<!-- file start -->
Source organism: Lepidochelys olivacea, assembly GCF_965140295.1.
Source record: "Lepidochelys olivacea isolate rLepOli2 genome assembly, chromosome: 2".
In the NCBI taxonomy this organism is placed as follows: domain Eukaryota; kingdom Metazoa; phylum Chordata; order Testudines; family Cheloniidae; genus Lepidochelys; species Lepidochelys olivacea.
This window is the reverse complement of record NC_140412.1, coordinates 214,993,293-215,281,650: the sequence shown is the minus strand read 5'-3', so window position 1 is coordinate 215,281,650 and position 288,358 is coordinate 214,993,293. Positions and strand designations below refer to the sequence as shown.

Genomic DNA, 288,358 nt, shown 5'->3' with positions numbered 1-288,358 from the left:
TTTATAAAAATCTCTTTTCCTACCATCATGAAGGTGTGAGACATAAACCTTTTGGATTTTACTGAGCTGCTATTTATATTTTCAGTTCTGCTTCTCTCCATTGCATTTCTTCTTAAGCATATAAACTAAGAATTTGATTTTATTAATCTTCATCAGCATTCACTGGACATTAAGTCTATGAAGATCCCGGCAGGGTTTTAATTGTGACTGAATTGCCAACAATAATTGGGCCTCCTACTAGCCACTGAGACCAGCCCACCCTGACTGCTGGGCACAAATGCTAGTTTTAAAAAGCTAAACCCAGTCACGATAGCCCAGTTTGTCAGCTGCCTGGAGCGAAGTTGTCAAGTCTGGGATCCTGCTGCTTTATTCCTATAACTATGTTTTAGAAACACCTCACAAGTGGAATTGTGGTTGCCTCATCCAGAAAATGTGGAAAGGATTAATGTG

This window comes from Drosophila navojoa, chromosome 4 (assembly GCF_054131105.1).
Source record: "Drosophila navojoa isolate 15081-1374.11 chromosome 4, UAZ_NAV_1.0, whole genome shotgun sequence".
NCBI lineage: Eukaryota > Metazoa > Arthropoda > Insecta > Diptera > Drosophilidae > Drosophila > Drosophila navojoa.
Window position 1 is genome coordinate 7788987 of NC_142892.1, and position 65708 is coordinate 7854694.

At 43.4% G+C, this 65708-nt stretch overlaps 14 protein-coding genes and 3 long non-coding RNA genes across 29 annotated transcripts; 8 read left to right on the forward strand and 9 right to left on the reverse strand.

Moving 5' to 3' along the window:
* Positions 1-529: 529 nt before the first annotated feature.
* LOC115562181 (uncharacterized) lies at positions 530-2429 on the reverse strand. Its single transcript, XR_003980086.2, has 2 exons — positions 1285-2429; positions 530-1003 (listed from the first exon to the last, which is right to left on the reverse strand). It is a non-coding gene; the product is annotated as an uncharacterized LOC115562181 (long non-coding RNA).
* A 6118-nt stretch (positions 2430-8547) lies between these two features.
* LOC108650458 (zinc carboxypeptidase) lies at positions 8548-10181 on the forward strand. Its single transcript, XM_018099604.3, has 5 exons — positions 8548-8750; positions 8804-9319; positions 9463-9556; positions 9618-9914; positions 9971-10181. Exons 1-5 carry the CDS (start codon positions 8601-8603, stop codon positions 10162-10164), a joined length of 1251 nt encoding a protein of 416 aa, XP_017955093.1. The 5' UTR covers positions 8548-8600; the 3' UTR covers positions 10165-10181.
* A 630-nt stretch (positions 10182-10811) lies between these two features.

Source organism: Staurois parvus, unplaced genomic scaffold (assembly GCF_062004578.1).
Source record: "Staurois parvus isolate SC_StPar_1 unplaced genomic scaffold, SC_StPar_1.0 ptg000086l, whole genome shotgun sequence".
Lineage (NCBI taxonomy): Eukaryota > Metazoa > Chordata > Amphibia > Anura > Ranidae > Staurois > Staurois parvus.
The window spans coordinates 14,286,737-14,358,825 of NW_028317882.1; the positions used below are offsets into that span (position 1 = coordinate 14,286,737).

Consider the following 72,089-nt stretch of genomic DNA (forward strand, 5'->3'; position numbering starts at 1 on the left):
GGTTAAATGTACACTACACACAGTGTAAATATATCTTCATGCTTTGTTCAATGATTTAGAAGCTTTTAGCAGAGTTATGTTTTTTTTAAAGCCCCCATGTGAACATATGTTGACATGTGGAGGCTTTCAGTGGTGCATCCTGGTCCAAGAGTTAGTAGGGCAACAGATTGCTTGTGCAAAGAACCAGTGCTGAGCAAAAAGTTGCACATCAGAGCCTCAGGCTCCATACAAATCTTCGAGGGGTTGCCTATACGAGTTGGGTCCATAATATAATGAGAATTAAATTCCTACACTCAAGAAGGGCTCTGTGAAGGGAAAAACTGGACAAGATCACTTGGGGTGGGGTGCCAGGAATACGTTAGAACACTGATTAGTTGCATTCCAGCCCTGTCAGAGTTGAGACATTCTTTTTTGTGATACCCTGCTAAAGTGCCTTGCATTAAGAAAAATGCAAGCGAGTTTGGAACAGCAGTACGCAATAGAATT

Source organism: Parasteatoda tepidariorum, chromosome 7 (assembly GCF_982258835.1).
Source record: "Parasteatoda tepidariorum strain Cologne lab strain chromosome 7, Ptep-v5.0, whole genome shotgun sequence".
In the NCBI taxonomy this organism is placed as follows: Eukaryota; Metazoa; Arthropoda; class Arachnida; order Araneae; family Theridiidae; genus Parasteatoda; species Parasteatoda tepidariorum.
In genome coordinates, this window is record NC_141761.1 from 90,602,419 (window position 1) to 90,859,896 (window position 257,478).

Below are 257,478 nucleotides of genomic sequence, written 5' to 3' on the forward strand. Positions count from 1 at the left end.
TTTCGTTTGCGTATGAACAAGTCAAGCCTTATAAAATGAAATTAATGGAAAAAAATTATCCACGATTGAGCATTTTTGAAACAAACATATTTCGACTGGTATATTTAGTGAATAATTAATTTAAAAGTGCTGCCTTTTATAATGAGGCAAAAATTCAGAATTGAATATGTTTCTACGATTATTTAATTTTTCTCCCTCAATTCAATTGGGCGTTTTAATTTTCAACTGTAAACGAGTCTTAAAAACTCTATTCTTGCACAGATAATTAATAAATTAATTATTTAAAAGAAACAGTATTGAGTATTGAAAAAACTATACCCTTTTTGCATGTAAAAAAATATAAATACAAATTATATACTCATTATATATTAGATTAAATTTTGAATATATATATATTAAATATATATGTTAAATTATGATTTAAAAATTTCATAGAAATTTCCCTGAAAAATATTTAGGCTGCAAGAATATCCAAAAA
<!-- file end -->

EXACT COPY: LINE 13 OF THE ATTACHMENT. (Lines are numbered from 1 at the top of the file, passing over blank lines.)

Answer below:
* Positions 1-529: 529 nt before the first annotated feature.